Before Urs Hölzle became Google's first chief engineer, he took a tour of the company's server room at the Exodus data center in Santa Clara, Calif. Not yet a Google employee, Hölzle was taken there by Google co-founder Larry Page on February 1, 1999, on possibly the shortest Google data center tour of all time.
The amount of wealth concentrated in Silicon Valley and the greater technology industry offers no small amount of conspicuous consumption: owning a fleet of private jets, maintaining extravagant estates, and throwing parties with live tigers.
The industry's wealthiest company founders and CEOs have so much money that each day offers a new invitation to chase their wildest dreams and indulge, from flying catamarans to building floating cities. Consider this: Thanks to a surge in Google stock, co-founders Larry Page and Sergey Brin made roughly $3 billion each in 24 hours last week.
They aren't alone. Facebook CEO Mark … Read more
Google co-founders Sergey Brin and Larry Page have lost a jet fuel perk, according to a new report.
Google and the Pentagon inked a deal, which started in 2007, that let Google purchase fuel for its entire fleet -- seven jets and two helicopters -- at a discounted price from the US government, according to the Wall Street Journal. The deal ended on August 31 and was not renewed by NASA, which sponsored the agreement. According to the Journal, the deal ended after the Pentagon discovered Google may have been using the fuel for non-government flights, potentially violating its contract … Read more
Did you know that after 28 years, Burning Man has officially jumped the shark? Or at least cut the tether with its counterculture roots and become the new Davos, where tech bigwigs swarm the annual desert gathering wearing fancy outfits and bearing fat wallets.
The "arrival" of tech's elite and their money led grumpy chroniclers to complain how the latest Burning Man festival was little more than another venue for Silicon Valley's ruling class to share power lunches. And that, harrumph, harrumph, we are told, is bad. "Is Burning Man the new golf?" tweeted … Read more
Google co-founder Sergey Brin is said to no longer be living with his wife, biologist and tech entrepreneur Anne Wojcicki, according to AllThingsD.
The couple has been married for six years and has two children; they are said to still be good friends and partners. The reason for their separation, which isn't yet legal, is unclear. However, according to AllThingsD, Brin is reportedly romantically involved with a Google employee.
Wojcicki is the co-founder of a genetic-testing startup called 23andMe, which lets users get rapid genetic tests. Together, Brin and Wojcicki are known for donating millions of dollars to charities … Read more
Bill Gates doesn't think much of Google's Project Loon, which uses solar-powered, remote-controlled balloons outfitted with broadband transmitters to bring Internet connectivity to the two-thirds of the people on the planet who don't have easy or affordable access to the technology. In an interview in Bloomberg BusinessWeek, he said:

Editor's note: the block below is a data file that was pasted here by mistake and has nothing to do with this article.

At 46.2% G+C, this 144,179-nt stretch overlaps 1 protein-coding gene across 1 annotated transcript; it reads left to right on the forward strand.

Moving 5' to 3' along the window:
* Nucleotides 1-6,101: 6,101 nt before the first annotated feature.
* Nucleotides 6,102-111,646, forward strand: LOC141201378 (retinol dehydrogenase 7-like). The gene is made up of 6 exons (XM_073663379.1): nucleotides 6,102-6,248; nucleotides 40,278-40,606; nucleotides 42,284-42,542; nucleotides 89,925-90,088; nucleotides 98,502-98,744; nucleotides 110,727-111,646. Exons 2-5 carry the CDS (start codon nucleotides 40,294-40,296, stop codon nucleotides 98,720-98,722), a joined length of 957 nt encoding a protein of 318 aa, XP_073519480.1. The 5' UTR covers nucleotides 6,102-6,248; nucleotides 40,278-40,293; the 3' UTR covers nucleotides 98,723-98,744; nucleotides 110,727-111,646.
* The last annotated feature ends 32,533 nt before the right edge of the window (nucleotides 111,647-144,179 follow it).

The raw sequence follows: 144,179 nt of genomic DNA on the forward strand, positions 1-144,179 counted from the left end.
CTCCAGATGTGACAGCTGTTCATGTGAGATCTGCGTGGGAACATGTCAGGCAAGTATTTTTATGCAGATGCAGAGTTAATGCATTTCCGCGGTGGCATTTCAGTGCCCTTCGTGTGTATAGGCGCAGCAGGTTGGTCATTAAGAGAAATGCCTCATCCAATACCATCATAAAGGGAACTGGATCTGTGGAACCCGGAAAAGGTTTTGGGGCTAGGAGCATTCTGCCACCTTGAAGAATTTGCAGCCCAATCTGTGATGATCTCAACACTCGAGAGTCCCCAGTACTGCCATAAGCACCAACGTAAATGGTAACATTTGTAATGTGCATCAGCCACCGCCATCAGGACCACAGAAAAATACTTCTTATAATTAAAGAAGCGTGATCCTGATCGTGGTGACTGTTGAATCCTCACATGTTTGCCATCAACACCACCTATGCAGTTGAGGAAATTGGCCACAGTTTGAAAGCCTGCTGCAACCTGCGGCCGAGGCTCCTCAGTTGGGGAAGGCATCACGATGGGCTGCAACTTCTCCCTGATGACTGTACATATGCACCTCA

When you're dying of malaria, I suppose you'll look up and see that balloon, and I'm not sure how it'll help you. When a kid gets diarrhea, no, there's no website that relieves that. Certainly I'm a huge believer in the digital … Read more
Leaked from today's 404 episode:
- How hotel Wi-Fi killed my Chromecast travel dreams.
- Burger grown from cow stem cells in laboratory put to taste test in London.
- Japanese scientist creates "poop burger"? Surely not.
Google's Sergey Brin has said that he funded a Dutch university's project to craft the world's first lab-grown burger.
The slab of synthetic meat, seen above, was grown using cells from a cow's shoulder, which were grown into strips of meat, which in turn were mushed into a patty that required the killing of precisely zero cows.
That humane angle is apparently what intrigued Google co-founder Brin, who appeared in a video posted on The Guardian to say, "We have a vision in our minds of pristine farms, couple of cows, couple of chickens, but … Read more
The Google I/O keynote for 2013 is here and gone, but not without a fight; at nearly 4 hours, it was enough to challenge even the most rapt attention span.
Yet, Google I/O's central keynote event had precious little of the things we dreamed of and even downright expected. Instead, all most of us can seem to discuss is what we didn't get. Well, for starters:
When you work at one of the world's most successful -- and occasionally silliest -- companies, it's hard to create wonderful April Fool's pranks.
After all, you're supposed to contribute your best ideas to the company, so that they might be selected as one of the 15 or so that are used to fool the world on April 1.
It's astonishing that any Googlies have time left over for personal japes. You know, like punking the boss, for example.
And yet, evidence has emerged that members of the Google(x) team -- which I believe … Read more